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chile

more about chile

chile


  3  definitions  found 
 
  From  Webster's  Revised  Unabridged  Dictionary  (1913)  [web1913]: 
 
  Chili  \Chil"i\,  n.  [Sp.  chili,  chile.] 
  A  kind  of  red  pepper.  See  {Capsicum}  [Written  also  {chilli} 
  and  {chile}.] 
 
  From  WordNet  r  1.6  [wn]: 
 
  Chile 
  n  1:  a  republic  in  S  South  America  on  the  western  slopes  of  the 
  Andes  [syn:  {Chile}] 
  2:  very  hot  and  finely  tapering  pepper  of  special  pungency 
  [syn:  {chili},  {chili  pepper},  {chilli},  {chilly}] 
 
  From  The  CIA  World  Factbook  (1995)  [world95]: 
 
  Chile 
 
  Chile:Geography 
 
  Location:  Southern  South  America,  bordering  the  South  Atlantic  Ocean 
  and  South  Pacific  Ocean,  between  Argentina  and  Peru 
 
  Map  references:  South  America 
 
  Area: 
  total  area:  756,950  sq  km 
  land  area:  748,800  sq  km 
  comparative  area:  slightly  smaller  than  twice  the  size  of  Montana 
  note:  includes  Isla  de  Pascua  (Easter  Island)  and  Isla  Sala  y  Gomez 
 
  Land  boundaries:  total  6,171  km  Argentina  5,150  km  Bolivia  861  km 
  Peru  160  km 
 
  Coastline:  6,435  km 
 
  Maritime  claims: 
  contiguous  zone:  24  nm 
  continental  shelf:  200  nm 
  exclusive  economic  zone:  200  nm 
  territorial  sea:  12  nm 
 
  International  disputes:  short  section  of  the  southern  boundary  with 
  Argentina  is  indefinite;  Bolivia  has  wanted  a  sovereign  corridor  to 
  the  South  Pacific  Ocean  since  the  Atacama  area  was  lost  to  Chile  in 
  1884;  dispute  with  Bolivia  over  Rio  Lauca  water  rights;  territorial 
  claim  in  Antarctica  (Chilean  Antarctic  Territory)  partially  overlaps 
  Argentine  and  British  claims 
 
  Climate:  temperate;  desert  in  north;  cool  and  damp  in  south 
 
  Terrain:  low  coastal  mountains;  fertile  central  valley;  rugged  Andes 
  in  east 
 
  Natural  resources:  copper,  timber,  iron  ore,  nitrates,  precious 
  metals,  molybdenum 
 
  Land  use: 
  arable  land:  7% 
  permanent  crops:  0% 
  meadows  and  pastures:  16% 
  forest  and  woodland:  21% 
  other:  56% 
 
  Irrigated  land:  12,650  sq  km  (1989  est.) 
 
  Environment: 
  current  issues:  air  pollution  from  industrial  and  vehicle  emissions; 
  water  pollution  from  raw  sewage;  deforestation  contributing  to  loss  of 
  biodiversity;  soil  erosion;  desertification 
  natural  hazards:  severe  earthquakes;  active  volcanism;  tsunamis 
  international  agreements:  party  to  -  Antarctic-Environmental  Protocol, 
  Antarctic  Treaty,  Biodiversity,  Climate  Change,  Endangered  Species, 
  Environmental  Modification,  Hazardous  Wastes,  Marine  Dumping,  Nuclear 
  Test  Ban,  Ozone  Layer  Protection,  Ship  Pollution,  Wetlands,  Whaling;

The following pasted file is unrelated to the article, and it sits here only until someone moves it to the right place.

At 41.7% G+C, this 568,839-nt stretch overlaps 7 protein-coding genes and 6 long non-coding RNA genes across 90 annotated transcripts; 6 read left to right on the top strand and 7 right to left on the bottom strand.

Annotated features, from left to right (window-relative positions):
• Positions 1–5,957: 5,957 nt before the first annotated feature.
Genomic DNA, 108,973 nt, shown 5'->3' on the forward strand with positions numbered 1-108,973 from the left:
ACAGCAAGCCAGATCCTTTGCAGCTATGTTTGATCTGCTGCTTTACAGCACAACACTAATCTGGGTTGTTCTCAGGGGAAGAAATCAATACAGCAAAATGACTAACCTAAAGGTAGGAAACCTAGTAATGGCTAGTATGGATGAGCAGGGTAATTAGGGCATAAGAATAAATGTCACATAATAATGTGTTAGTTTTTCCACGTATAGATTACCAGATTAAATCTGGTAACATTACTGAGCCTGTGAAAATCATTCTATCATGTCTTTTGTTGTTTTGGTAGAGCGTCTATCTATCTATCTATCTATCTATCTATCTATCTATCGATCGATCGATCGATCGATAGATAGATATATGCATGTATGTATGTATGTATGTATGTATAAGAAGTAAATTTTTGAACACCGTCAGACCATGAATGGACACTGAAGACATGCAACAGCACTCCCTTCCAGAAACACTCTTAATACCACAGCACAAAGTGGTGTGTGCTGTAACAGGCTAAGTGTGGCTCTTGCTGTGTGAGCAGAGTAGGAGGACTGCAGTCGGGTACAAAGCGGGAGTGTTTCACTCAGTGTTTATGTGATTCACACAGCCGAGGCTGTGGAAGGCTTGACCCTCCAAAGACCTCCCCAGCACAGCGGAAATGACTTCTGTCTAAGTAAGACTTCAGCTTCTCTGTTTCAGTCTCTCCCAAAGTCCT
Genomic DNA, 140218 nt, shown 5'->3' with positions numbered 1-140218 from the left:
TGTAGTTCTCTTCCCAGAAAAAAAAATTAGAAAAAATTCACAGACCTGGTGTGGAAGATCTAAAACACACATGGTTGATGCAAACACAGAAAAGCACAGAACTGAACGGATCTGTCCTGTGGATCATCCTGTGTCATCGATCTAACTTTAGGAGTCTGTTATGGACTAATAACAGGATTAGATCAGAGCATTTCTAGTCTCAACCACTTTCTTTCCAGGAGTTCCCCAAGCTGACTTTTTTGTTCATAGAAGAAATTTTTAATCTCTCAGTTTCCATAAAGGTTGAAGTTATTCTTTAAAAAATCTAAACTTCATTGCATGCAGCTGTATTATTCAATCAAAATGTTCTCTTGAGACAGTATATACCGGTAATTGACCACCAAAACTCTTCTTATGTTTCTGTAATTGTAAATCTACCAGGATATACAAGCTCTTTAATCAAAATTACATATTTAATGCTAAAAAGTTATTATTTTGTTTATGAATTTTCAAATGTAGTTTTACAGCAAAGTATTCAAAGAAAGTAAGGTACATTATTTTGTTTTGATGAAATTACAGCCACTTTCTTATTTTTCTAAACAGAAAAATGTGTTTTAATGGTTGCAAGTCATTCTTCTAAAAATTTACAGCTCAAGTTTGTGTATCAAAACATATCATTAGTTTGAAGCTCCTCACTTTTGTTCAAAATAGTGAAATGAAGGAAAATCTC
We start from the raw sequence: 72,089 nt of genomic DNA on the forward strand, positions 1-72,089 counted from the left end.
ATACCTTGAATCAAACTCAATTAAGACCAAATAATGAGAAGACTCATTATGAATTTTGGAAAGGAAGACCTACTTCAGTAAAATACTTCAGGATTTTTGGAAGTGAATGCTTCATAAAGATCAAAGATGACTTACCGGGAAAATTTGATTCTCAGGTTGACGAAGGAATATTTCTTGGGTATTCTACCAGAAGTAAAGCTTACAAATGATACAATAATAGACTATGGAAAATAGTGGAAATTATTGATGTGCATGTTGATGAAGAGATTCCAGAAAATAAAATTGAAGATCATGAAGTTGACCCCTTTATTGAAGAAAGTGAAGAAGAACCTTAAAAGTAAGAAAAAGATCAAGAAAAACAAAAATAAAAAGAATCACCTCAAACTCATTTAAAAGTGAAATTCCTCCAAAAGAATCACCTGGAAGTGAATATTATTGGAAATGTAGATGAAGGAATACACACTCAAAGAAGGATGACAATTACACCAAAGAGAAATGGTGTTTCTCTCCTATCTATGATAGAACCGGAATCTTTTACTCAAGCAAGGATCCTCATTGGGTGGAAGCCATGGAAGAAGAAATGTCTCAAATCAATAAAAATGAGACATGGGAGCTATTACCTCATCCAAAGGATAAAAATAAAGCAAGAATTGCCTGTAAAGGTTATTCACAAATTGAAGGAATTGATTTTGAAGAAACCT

signed,  but  not  ratified  -  Law  of  the  Sea 
 
  Note:  strategic  location  relative  to  sea  lanes  between  Atlantic  and 
  Pacific  Oceans  (Strait  of  Magellan,  Beagle  Channel,  Drake  Passage); 
  Atacama  Desert  one  of  world's  driest  regions 
 
  Chile:People 
 
  Population:  14,161,216  (July  1995  est.) 
 
  Age  structure: 
  0-14  years:  29%  (female  2,014,877;  male  2,099,450) 
  15-64  years:  64%  (female  4,574,947;  male  4,529,251) 
  65  years  and  over:  7%  (female  549,385;  male  393,306)  (July  1995  est.) 
 
  Population  growth  rate:  1.49%  (1995  est.) 
 
  Birth  rate:  20.29  births/1,000  population  (1995  est.) 
 
  Death  rate:  5.42  deaths/1,000  population  (1995  est.) 
 
  Net  migration  rate:  0  migrant(s)/1,000  population  (1995  est.) 
 
  Infant  mortality  rate:  14.3  deaths/1,000  live  births  (1995  est.) 
 
  Life  expectancy  at  birth: 
  total  population:  74.88  years 
  male:  71.89  years 
  female:  78.01  years  (1995  est.) 
 
  Total  fertility  rate:  2.49  children  born/woman  (1995  est.) 
 
  Nationality: 
  noun:  Chilean(s) 
  adjective:  Chilean 
 
  Ethnic  divisions:  European  and  European-Indian  95%,  Indian  3%,  other 
  2% 
 
  Religions:  Roman  Catholic  89%,  Protestant  11%,  Jewish 
 
  Languages:  Spanish 
 
  Literacy:  age  15  and  over  can  read  and  write  (1992) 
  total  population:  94% 
  male:  95% 
  female:  94% 
 
  Labor  force:  4.728  million 
  by  occupation:  services  38.3%  (includes  government  12%),  industry  and 
  commerce  33.8%,  agriculture,  forestry,  and  fishing  19.2%,  mining  2.3%, 
  construction  6.4%  (1990) 
 
  Chile:Government 
 
  Names: 
  conventional  long  form:  Republic  of  Chile 
  conventional  short  form:  Chile 
  local  long  form:  Republica  de  Chile 
  local  short  form:  Chile 
 
  Digraph:  CI 
 
  Type:  republic 
 
  Capital:  Santiago 
 
  Administrative  divisions:  13  regions  (regiones,  singular  -  region); 
  Aisen  del  General  Carlos  Ibanez  del  Campo,  Antofagasta,  Araucania, 
  Atacama  Bio-Bio,  Coquimbo  Libertador  General  Bernardo  O'Higgins,  Los 
  Lagos,  Magallanes  y  de  la  Antartica  Chilena,  Maule,  Region 
  Metropolitana,  Tarapaca  Valparaiso